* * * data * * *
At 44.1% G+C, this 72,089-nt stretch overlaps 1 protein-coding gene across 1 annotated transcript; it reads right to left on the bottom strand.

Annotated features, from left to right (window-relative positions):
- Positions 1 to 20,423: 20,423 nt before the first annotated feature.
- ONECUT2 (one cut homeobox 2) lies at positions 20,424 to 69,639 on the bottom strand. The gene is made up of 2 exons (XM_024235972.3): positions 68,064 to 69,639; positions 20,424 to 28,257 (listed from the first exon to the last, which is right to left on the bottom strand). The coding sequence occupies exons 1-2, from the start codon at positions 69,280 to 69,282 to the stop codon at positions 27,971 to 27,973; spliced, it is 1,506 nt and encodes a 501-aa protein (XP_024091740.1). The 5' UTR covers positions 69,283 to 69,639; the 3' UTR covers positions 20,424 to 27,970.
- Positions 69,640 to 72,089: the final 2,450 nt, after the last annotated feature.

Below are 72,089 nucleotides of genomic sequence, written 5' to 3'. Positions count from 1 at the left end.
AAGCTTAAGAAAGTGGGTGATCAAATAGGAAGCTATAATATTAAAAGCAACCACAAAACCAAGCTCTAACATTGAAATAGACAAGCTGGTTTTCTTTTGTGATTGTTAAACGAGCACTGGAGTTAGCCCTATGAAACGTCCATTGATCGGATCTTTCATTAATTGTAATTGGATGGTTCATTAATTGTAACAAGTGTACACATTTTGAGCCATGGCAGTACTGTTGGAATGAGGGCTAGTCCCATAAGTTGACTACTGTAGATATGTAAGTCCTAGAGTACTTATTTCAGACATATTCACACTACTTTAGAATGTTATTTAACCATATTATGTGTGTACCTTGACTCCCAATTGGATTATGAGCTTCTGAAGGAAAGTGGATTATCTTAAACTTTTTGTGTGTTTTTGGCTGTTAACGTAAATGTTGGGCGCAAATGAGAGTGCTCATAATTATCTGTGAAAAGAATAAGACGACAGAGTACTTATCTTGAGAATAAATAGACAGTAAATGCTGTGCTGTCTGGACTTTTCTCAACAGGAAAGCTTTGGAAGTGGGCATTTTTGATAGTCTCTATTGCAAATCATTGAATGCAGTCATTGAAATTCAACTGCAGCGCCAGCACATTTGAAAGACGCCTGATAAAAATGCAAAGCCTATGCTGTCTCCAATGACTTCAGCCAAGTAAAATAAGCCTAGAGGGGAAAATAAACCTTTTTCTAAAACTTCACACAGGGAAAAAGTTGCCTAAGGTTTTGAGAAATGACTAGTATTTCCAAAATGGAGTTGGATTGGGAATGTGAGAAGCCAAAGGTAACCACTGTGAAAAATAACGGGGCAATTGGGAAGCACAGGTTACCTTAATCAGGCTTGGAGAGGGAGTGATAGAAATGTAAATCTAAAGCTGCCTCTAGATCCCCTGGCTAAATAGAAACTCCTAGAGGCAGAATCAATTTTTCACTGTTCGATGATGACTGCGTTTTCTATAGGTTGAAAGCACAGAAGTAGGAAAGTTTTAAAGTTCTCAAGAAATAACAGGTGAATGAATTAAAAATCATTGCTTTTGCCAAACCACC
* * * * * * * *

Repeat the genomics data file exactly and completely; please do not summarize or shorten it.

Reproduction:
At 44.1% G+C, this 72,089-nt stretch overlaps 1 protein-coding gene across 1 annotated transcript; it reads right to left on the bottom strand.

Annotated features, from left to right (window-relative positions):
- Positions 1 to 20,423: 20,423 nt before the first annotated feature.
- ONECUT2 (one cut homeobox 2) lies at positions 20,424 to 69,639 on the bottom strand. The gene is made up of 2 exons (XM_024235972.3): positions 68,064 to 69,639; positions 20,424 to 28,257 (listed from the first exon to the last, which is right to left on the bottom strand). The coding sequence occupies exons 1-2, from the start codon at positions 69,280 to 69,282 to the stop codon at positions 27,971 to 27,973; spliced, it is 1,506 nt and encodes a 501-aa protein (XP_024091740.1). The 5' UTR covers positions 69,283 to 69,639; the 3' UTR covers positions 20,424 to 27,970.
- Positions 69,640 to 72,089: the final 2,450 nt, after the last annotated feature.

Below are 72,089 nucleotides of genomic sequence, written 5' to 3'. Positions count from 1 at the left end.
AAGCTTAAGAAAGTGGGTGATCAAATAGGAAGCTATAATATTAAAAGCAACCACAAAACCAAGCTCTAACATTGAAATAGACAAGCTGGTTTTCTTTTGTGATTGTTAAACGAGCACTGGAGTTAGCCCTATGAAACGTCCATTGATCGGATCTTTCATTAATTGTAATTGGATGGTTCATTAATTGTAACAAGTGTACACATTTTGAGCCATGGCAGTACTGTTGGAATGAGGGCTAGTCCCATAAGTTGACTACTGTAGATATGTAAGTCCTAGAGTACTTATTTCAGACATATTCACACTACTTTAGAATGTTATTTAACCATATTATGTGTGTACCTTGACTCCCAATTGGATTATGAGCTTCTGAAGGAAAGTGGATTATCTTAAACTTTTTGTGTGTTTTTGGCTGTTAACGTAAATGTTGGGCGCAAATGAGAGTGCTCATAATTATCTGTGAAAAGAATAAGACGACAGAGTACTTATCTTGAGAATAAATAGACAGTAAATGCTGTGCTGTCTGGACTTTTCTCAACAGGAAAGCTTTGGAAGTGGGCATTTTTGATAGTCTCTATTGCAAATCATTGAATGCAGTCATTGAAATTCAACTGCAGCGCCAGCACATTTGAAAGACGCCTGATAAAAATGCAAAGCCTATGCTGTCTCCAATGACTTCAGCCAAGTAAAATAAGCCTAGAGGGGAAAATAAACCTTTTTCTAAAACTTCACACAGGGAAAAAGTTGCCTAAGGTTTTGAGAAATGACTAGTATTTCCAAAATGGAGTTGGATTGGGAATGTGAGAAGCCAAAGGTAACCACTGTGAAAAATAACGGGGCAATTGGGAAGCACAGGTTACCTTAATCAGGCTTGGAGAGGGAGTGATAGAAATGTAAATCTAAAGCTGCCTCTAGATCCCCTGGCTAAATAGAAACTCCTAGAGGCAGAATCAATTTTTCACTGTTCGATGATGACTGCGTTTTCTATAGGTTGAAAGCACAGAAGTAGGAAAGTTTTAAAGTTCTCAAGAAATAACAGGTGAATGAATTAAAAATCATTGCTTTTGCCAAACCACC